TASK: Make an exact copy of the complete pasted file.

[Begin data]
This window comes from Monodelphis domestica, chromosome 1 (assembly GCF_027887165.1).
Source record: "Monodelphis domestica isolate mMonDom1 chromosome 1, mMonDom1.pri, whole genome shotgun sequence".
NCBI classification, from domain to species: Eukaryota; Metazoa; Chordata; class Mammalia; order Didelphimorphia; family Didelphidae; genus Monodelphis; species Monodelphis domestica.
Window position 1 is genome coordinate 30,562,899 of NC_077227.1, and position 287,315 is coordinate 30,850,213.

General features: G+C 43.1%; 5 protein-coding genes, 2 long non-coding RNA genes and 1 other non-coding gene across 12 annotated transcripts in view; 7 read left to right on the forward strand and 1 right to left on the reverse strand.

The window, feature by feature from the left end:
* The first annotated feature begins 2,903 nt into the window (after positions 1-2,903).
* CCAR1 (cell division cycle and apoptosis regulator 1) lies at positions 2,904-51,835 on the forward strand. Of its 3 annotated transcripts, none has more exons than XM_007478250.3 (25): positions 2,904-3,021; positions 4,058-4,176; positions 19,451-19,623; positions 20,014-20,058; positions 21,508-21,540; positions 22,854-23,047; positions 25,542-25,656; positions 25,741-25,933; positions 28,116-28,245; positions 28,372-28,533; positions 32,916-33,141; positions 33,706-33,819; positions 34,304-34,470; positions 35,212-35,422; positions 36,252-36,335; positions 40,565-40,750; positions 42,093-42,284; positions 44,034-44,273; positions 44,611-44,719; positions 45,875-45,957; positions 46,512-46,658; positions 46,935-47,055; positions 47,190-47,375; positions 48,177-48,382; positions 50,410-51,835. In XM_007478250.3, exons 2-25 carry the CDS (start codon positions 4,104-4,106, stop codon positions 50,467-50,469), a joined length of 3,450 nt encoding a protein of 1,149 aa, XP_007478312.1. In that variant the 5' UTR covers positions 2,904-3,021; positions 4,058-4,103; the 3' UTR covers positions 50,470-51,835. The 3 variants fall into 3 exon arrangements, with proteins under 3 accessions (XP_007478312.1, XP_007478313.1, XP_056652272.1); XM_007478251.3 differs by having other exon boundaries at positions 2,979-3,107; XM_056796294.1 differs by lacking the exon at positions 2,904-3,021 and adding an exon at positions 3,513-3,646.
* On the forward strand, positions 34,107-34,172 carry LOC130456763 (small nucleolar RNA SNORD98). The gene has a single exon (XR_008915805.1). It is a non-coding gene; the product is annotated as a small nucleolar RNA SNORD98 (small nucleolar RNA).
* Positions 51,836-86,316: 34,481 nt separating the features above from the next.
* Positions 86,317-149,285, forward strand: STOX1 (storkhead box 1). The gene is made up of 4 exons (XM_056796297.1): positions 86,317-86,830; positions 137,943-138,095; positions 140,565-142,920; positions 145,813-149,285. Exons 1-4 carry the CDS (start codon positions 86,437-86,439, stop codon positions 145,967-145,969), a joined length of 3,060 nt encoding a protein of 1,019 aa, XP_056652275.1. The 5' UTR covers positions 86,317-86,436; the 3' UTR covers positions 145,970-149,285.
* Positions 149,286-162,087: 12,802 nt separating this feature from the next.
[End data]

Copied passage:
This window comes from Monodelphis domestica, chromosome 1 (assembly GCF_027887165.1).
Source record: "Monodelphis domestica isolate mMonDom1 chromosome 1, mMonDom1.pri, whole genome shotgun sequence".
NCBI classification, from domain to species: Eukaryota; Metazoa; Chordata; class Mammalia; order Didelphimorphia; family Didelphidae; genus Monodelphis; species Monodelphis domestica.
Window position 1 is genome coordinate 30,562,899 of NC_077227.1, and position 287,315 is coordinate 30,850,213.

General features: G+C 43.1%; 5 protein-coding genes, 2 long non-coding RNA genes and 1 other non-coding gene across 12 annotated transcripts in view; 7 read left to right on the forward strand and 1 right to left on the reverse strand.

The window, feature by feature from the left end:
* The first annotated feature begins 2,903 nt into the window (after positions 1-2,903).
* CCAR1 (cell division cycle and apoptosis regulator 1) lies at positions 2,904-51,835 on the forward strand. Of its 3 annotated transcripts, none has more exons than XM_007478250.3 (25): positions 2,904-3,021; positions 4,058-4,176; positions 19,451-19,623; positions 20,014-20,058; positions 21,508-21,540; positions 22,854-23,047; positions 25,542-25,656; positions 25,741-25,933; positions 28,116-28,245; positions 28,372-28,533; positions 32,916-33,141; positions 33,706-33,819; positions 34,304-34,470; positions 35,212-35,422; positions 36,252-36,335; positions 40,565-40,750; positions 42,093-42,284; positions 44,034-44,273; positions 44,611-44,719; positions 45,875-45,957; positions 46,512-46,658; positions 46,935-47,055; positions 47,190-47,375; positions 48,177-48,382; positions 50,410-51,835. In XM_007478250.3, exons 2-25 carry the CDS (start codon positions 4,104-4,106, stop codon positions 50,467-50,469), a joined length of 3,450 nt encoding a protein of 1,149 aa, XP_007478312.1. In that variant the 5' UTR covers positions 2,904-3,021; positions 4,058-4,103; the 3' UTR covers positions 50,470-51,835. The 3 variants fall into 3 exon arrangements, with proteins under 3 accessions (XP_007478312.1, XP_007478313.1, XP_056652272.1); XM_007478251.3 differs by having other exon boundaries at positions 2,979-3,107; XM_056796294.1 differs by lacking the exon at positions 2,904-3,021 and adding an exon at positions 3,513-3,646.
* On the forward strand, positions 34,107-34,172 carry LOC130456763 (small nucleolar RNA SNORD98). The gene has a single exon (XR_008915805.1). It is a non-coding gene; the product is annotated as a small nucleolar RNA SNORD98 (small nucleolar RNA).
* Positions 51,836-86,316: 34,481 nt separating the features above from the next.
* Positions 86,317-149,285, forward strand: STOX1 (storkhead box 1). The gene is made up of 4 exons (XM_056796297.1): positions 86,317-86,830; positions 137,943-138,095; positions 140,565-142,920; positions 145,813-149,285. Exons 1-4 carry the CDS (start codon positions 86,437-86,439, stop codon positions 145,967-145,969), a joined length of 3,060 nt encoding a protein of 1,019 aa, XP_056652275.1. The 5' UTR covers positions 86,317-86,436; the 3' UTR covers positions 145,970-149,285.
* Positions 149,286-162,087: 12,802 nt separating this feature from the next.